Saturday, November 7, 1998 Published at 18:03 GMT
Opening the final frontier
Animated adventure: Getting closer to reality?
Three decades after space was first conquered, the final frontier is increasingly being seen as within the grasp of ordinary people.
Private sector companies are already taking bookings for the ultimate trip, although the tourist space vehicles have not yet been built.
The X-Prize Foundation is offering the prize to "stimulate the development of commercial space tourism".
Foundation President Peter Diamandis said: "If you don't want to spend a decade training or if you aren't qualified to be an astronaut how can you get the chance to fly.
"We have to develop a private sector. The competition's purpose is to encourage entrepreneurs and rocket scientists to build vehicles that will take us into space."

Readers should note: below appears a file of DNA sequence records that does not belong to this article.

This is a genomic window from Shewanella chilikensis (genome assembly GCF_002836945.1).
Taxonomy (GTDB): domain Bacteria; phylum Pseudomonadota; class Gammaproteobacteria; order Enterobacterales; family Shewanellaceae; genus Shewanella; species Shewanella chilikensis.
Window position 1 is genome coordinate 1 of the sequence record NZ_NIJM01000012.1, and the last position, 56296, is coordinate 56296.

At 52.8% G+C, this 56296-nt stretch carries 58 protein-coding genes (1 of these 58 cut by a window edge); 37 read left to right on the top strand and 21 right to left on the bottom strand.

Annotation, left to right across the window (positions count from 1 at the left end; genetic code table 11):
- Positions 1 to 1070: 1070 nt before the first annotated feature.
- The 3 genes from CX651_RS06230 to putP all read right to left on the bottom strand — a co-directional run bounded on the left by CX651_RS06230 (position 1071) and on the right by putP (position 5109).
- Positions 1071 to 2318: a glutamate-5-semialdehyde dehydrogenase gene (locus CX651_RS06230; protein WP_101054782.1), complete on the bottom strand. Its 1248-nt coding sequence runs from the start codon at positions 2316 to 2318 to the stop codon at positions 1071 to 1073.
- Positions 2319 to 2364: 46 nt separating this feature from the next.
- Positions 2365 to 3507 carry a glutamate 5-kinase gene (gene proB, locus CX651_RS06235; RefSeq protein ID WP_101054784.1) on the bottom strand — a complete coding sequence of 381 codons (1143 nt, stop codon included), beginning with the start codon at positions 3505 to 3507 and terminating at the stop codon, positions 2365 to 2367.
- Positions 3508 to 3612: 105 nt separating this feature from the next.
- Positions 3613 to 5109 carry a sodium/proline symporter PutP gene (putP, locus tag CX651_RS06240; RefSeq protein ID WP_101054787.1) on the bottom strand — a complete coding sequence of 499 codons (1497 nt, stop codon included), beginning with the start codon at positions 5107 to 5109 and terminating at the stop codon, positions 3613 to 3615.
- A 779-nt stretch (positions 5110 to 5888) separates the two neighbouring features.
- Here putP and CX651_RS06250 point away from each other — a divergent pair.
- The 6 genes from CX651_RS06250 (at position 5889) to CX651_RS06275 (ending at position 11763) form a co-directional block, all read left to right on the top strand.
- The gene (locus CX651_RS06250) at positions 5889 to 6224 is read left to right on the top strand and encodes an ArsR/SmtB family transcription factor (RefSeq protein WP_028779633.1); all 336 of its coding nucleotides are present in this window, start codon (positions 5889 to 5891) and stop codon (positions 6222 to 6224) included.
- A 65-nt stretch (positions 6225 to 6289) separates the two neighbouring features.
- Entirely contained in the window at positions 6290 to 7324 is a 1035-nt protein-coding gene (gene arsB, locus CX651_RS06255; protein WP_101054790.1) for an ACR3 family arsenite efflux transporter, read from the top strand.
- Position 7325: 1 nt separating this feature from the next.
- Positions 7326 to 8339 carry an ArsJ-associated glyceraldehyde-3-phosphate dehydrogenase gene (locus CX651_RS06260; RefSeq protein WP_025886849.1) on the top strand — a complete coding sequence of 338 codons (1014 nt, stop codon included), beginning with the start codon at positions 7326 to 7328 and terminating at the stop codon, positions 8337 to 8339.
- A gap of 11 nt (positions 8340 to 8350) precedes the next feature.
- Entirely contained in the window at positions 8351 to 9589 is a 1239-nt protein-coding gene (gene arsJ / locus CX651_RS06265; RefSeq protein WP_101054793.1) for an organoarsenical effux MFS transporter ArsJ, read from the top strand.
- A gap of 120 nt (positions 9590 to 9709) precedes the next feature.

Nasa is also encouraging private investment in the tourism space race.
While Nasa has proven the final frontier can be reached, the challenge for the private sector is to make space flights economical.
One option being looked at is to develop jets that fly to the edge of the atmosphere and jettison a passenger capsule out of the earth's gravitational field.
Companies such as Space Adventures and Zegrahm Space Voyages have taken about 100 bookings for any future flights.
Space Adventures President Mike McDowell said: "It is going to stay with people who have disposable income.
"But there are people looking at ways to open up space travel to those without $100,000."
One of those possibilities is running a lottery with a space trip as the jackpot prize.